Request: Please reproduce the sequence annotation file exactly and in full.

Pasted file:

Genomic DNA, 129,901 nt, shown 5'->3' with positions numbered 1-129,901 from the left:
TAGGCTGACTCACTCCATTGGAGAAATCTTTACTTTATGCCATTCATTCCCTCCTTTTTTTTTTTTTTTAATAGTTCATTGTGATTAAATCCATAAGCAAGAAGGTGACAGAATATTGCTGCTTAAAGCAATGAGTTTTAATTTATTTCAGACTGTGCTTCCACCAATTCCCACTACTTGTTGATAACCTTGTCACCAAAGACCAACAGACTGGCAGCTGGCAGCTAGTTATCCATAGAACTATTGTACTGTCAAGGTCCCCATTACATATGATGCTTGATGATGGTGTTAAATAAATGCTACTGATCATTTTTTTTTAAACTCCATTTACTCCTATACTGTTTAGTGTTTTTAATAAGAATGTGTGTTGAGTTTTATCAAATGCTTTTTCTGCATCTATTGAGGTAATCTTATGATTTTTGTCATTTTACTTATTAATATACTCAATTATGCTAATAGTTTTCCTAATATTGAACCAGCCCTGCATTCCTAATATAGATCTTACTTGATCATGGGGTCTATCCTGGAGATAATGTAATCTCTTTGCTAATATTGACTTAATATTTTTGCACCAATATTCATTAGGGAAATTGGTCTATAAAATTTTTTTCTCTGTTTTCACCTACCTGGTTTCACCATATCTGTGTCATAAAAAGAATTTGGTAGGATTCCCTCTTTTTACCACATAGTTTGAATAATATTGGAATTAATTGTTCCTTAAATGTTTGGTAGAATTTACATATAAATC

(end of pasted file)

Genomic DNA, 129,901 nt, shown 5'->3' with positions numbered 1-129,901 from the left:
TAGGCTGACTCACTCCATTGGAGAAATCTTTACTTTATGCCATTCATTCCCTCCTTTTTTTTTTTTTTTAATAGTTCATTGTGATTAAATCCATAAGCAAGAAGGTGACAGAATATTGCTGCTTAAAGCAATGAGTTTTAATTTATTTCAGACTGTGCTTCCACCAATTCCCACTACTTGTTGATAACCTTGTCACCAAAGACCAACAGACTGGCAGCTGGCAGCTAGTTATCCATAGAACTATTGTACTGTCAAGGTCCCCATTACATATGATGCTTGATGATGGTGTTAAATAAATGCTACTGATCATTTTTTTTTAAACTCCATTTACTCCTATACTGTTTAGTGTTTTTAATAAGAATGTGTGTTGAGTTTTATCAAATGCTTTTTCTGCATCTATTGAGGTAATCTTATGATTTTTGTCATTTTACTTATTAATATACTCAATTATGCTAATAGTTTTCCTAATATTGAACCAGCCCTGCATTCCTAATATAGATCTTACTTGATCATGGGGTCTATCCTGGAGATAATGTAATCTCTTTGCTAATATTGACTTAATATTTTTGCACCAATATTCATTAGGGAAATTGGTCTATAAAATTTTTTTCTCTGTTTTCACCTACCTGGTTTCACCATATCTGTGTCATAAAAAGAATTTGGTAGGATTCCCTCTTTTTACCACATAGTTTGAATAATATTGGAATTAATTGTTCCTTAAATGTTTGGTAGAATTTACATATAAATC